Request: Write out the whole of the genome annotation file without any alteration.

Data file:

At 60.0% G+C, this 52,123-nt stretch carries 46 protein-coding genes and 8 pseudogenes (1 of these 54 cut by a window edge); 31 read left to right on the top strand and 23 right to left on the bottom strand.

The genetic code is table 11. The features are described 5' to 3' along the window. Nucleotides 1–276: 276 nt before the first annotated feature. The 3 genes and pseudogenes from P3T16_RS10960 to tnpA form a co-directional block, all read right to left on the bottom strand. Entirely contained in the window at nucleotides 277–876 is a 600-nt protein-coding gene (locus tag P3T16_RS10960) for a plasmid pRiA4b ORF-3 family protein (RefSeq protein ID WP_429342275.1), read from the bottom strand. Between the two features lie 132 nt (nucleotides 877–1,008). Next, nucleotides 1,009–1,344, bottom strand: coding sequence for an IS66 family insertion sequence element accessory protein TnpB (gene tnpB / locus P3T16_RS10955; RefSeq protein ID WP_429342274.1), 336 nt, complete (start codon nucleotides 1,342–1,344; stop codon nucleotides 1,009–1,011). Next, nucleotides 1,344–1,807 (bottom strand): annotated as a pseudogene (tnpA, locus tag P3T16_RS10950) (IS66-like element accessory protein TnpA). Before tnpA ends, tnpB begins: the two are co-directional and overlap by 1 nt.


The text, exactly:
At 60.0% G+C, this 52,123-nt stretch carries 46 protein-coding genes and 8 pseudogenes (1 of these 54 cut by a window edge); 31 read left to right on the top strand and 23 right to left on the bottom strand.

The genetic code is table 11. The features are described 5' to 3' along the window. Nucleotides 1–276: 276 nt before the first annotated feature. The 3 genes and pseudogenes from P3T16_RS10960 to tnpA form a co-directional block, all read right to left on the bottom strand. Entirely contained in the window at nucleotides 277–876 is a 600-nt protein-coding gene (locus tag P3T16_RS10960) for a plasmid pRiA4b ORF-3 family protein (RefSeq protein ID WP_429342275.1), read from the bottom strand. Between the two features lie 132 nt (nucleotides 877–1,008). Next, nucleotides 1,009–1,344, bottom strand: coding sequence for an IS66 family insertion sequence element accessory protein TnpB (gene tnpB / locus P3T16_RS10955; RefSeq protein ID WP_429342274.1), 336 nt, complete (start codon nucleotides 1,342–1,344; stop codon nucleotides 1,009–1,011). Next, nucleotides 1,344–1,807 (bottom strand): annotated as a pseudogene (tnpA, locus tag P3T16_RS10950) (IS66-like element accessory protein TnpA). Before tnpA ends, tnpB begins: the two are co-directional and overlap by 1 nt.